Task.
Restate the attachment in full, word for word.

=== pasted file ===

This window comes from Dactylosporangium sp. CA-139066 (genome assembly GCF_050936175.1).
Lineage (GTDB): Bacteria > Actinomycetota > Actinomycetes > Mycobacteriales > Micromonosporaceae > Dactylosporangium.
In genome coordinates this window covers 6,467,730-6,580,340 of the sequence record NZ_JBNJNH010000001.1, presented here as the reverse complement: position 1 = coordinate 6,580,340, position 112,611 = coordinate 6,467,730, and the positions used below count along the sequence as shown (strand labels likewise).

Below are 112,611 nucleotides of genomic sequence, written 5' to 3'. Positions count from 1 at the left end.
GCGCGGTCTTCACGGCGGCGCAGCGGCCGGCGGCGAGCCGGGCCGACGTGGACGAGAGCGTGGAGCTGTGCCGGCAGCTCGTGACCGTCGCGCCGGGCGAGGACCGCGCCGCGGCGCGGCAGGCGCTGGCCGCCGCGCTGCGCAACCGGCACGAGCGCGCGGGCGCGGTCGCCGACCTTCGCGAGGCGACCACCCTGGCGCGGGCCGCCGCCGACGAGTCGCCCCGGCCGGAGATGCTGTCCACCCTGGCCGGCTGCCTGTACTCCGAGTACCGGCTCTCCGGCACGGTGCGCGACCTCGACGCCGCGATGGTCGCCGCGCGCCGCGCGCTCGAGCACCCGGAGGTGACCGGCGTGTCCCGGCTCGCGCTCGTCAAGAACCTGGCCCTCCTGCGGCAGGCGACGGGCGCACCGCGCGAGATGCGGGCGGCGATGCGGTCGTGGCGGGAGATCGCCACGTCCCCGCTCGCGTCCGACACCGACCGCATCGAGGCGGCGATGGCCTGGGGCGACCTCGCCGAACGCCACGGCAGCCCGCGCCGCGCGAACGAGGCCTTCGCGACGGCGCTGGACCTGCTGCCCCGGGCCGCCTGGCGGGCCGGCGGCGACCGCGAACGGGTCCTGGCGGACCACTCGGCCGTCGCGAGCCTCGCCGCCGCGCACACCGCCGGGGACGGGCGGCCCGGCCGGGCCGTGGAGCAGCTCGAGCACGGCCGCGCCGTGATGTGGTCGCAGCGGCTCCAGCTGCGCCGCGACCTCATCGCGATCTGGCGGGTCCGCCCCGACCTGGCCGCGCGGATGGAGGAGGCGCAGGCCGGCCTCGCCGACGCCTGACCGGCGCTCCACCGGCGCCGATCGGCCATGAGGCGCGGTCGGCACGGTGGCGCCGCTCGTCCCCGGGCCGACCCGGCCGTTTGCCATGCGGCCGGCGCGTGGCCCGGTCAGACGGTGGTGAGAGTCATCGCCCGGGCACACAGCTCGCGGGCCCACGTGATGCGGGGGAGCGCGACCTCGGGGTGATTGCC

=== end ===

This window comes from Dactylosporangium sp. CA-139066 (genome assembly GCF_050936175.1).
Lineage (GTDB): Bacteria > Actinomycetota > Actinomycetes > Mycobacteriales > Micromonosporaceae > Dactylosporangium.
In genome coordinates this window covers 6,467,730-6,580,340 of the sequence record NZ_JBNJNH010000001.1, presented here as the reverse complement: position 1 = coordinate 6,580,340, position 112,611 = coordinate 6,467,730, and the positions used below count along the sequence as shown (strand labels likewise).

Below are 112,611 nucleotides of genomic sequence, written 5' to 3'. Positions count from 1 at the left end.
GCGCGGTCTTCACGGCGGCGCAGCGGCCGGCGGCGAGCCGGGCCGACGTGGACGAGAGCGTGGAGCTGTGCCGGCAGCTCGTGACCGTCGCGCCGGGCGAGGACCGCGCCGCGGCGCGGCAGGCGCTGGCCGCCGCGCTGCGCAACCGGCACGAGCGCGCGGGCGCGGTCGCCGACCTTCGCGAGGCGACCACCCTGGCGCGGGCCGCCGCCGACGAGTCGCCCCGGCCGGAGATGCTGTCCACCCTGGCCGGCTGCCTGTACTCCGAGTACCGGCTCTCCGGCACGGTGCGCGACCTCGACGCCGCGATGGTCGCCGCGCGCCGCGCGCTCGAGCACCCGGAGGTGACCGGCGTGTCCCGGCTCGCGCTCGTCAAGAACCTGGCCCTCCTGCGGCAGGCGACGGGCGCACCGCGCGAGATGCGGGCGGCGATGCGGTCGTGGCGGGAGATCGCCACGTCCCCGCTCGCGTCCGACACCGACCGCATCGAGGCGGCGATGGCCTGGGGCGACCTCGCCGAACGCCACGGCAGCCCGCGCCGCGCGAACGAGGCCTTCGCGACGGCGCTGGACCTGCTGCCCCGGGCCGCCTGGCGGGCCGGCGGCGACCGCGAACGGGTCCTGGCGGACCACTCGGCCGTCGCGAGCCTCGCCGCCGCGCACACCGCCGGGGACGGGCGGCCCGGCCGGGCCGTGGAGCAGCTCGAGCACGGCCGCGCCGTGATGTGGTCGCAGCGGCTCCAGCTGCGCCGCGACCTCATCGCGATCTGGCGGGTCCGCCCCGACCTGGCCGCGCGGATGGAGGAGGCGCAGGCCGGCCTCGCCGACGCCTGACCGGCGCTCCACCGGCGCCGATCGGCCATGAGGCGCGGTCGGCACGGTGGCGCCGCTCGTCCCCGGGCCGACCCGGCCGTTTGCCATGCGGCCGGCGCGTGGCCCGGTCAGACGGTGGTGAGAGTCATCGCCCGGGCACACAGCTCGCGGGCCCACGTGATGCGGGGGAGCGCGACCTCGGGGTGATTGCC